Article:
Dog Bite Attacks

There is something particularly terrifying about being attacked by a dog. Psychologists explain it as part of our DNA which has probably been part of human nature since humans first walked the earth.

Children in particular suffer long lasting trauma from “being attacked by a wild beast.” The noise, the animal’s hostility and very apparent intention to inflict great harm or even death, the built-in flight response, the overwhelming terror, all contribute to the creation of severe emotional distress. In both children and adults this often results in a Post Traumatic Stress Disorder with disruptions in memory and concentration, startle responses, avoidance responses, night terrors (children), nightmares (children and adults), as well as terrifying flash backs.

Scarring is inevitable except in the most minimal of bites and fixing the scar usually requires plastic surgery.

Who pays for this?

In Arizona, the dog’s owner and anyone else who has the right to control the dog’s ability to come into contact with people, for example a tenant dog owner and a landlord who knows about the dog, are strictly liable in the first year after the bite. Being strictly liable means that the dog’s owner (custodian) cannot escape responsibility for paying damages by arguing that the dog never bit anyone before, or is a “good dog,” etc. Responsibility is absolute as long as the law suit for the bite is filed in the proper court within one year of the date of the attack. If the one year time limit is missed, then a lawsuit filed between year one and year two after the attack must be based on the negligence of the owner (custodian). This is tougher. Now the victim must prove that the owner or custodian knew or should have known of the dog’s tendency to bite and must have been negligent in allowing the dog to come into contact with the victim.

Letter carriers (postmen) and delivery people such as UPS or FedEx drivers, are sometimes bitten on the job. Anyone bitten on the job has two claims. One is for worker’s compensation and the second is a civil lawsuit for damages against the dog’s owner or custodian.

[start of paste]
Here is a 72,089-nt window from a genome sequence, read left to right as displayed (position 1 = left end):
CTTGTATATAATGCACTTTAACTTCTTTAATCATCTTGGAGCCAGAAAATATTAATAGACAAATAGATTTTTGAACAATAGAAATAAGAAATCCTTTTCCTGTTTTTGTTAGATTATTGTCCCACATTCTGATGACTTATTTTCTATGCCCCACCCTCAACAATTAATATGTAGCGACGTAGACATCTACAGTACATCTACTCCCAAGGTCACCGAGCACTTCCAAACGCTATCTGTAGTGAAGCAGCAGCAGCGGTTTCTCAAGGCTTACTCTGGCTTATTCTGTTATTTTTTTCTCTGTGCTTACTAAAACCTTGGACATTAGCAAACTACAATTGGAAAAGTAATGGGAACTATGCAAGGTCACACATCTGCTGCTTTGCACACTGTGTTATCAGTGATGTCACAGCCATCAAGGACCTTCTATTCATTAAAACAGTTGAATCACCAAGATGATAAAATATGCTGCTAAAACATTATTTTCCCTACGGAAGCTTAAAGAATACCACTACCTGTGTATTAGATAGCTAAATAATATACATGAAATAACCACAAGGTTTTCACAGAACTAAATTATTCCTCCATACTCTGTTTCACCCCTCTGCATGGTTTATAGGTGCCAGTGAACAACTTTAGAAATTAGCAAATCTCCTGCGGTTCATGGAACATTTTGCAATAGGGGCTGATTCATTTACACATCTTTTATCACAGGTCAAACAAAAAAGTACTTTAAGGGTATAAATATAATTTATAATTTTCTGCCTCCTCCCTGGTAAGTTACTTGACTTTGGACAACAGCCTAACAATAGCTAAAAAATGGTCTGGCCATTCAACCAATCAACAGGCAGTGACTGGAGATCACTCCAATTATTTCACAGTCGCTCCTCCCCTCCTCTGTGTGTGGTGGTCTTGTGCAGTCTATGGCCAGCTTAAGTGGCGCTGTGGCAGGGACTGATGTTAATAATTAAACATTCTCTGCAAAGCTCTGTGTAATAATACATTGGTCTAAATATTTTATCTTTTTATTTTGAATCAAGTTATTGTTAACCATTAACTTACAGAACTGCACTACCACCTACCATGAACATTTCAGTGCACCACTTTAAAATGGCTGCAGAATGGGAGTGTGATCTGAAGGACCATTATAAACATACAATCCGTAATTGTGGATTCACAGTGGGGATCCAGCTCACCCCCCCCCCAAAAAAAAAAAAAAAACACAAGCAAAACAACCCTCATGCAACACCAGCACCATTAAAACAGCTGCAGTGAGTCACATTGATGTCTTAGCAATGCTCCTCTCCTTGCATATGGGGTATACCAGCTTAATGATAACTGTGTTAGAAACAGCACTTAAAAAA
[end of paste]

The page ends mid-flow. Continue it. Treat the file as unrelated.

Proving the amount of damages in order to be fully compensated often requires the services of an attorney. The first reason is that finding insurance is sometimes tricky. The dog owner might not want to admit that he or she carries homeowner’s insurance. Even if such a policy is found, it must be read carefully, along with any “insurance rider’s” to figure out if dog bites are covered. The second reason is that evidence of damages has to be acquired. The attorney may have to send the client to a psychologist and to a plastic surgeon to obtain a report that will estimate the amount of money that it will take to restore the victim to “pre-bite” physical and emotional health. Pain and suffering has to be calculated, as discussed in another blog I wrote on this subject. Third, the statute of limitations, which is the time in which a lawsuit must be brought, has to watched and conformed with. Finally, the attorney has to make certain that the victim is not wrongly accused of bringing on the attack by teasing or inciting the dog.

I have been handling these cases for many years due to my long service to union members who have to deal with the threat of bites on a daily basis, such as members of the National Association of Letter Carriers (postmen) and Teamsters (UPS Drivers).

I would be happy to answer any of your questions on this subject and to help you evaluate your claim.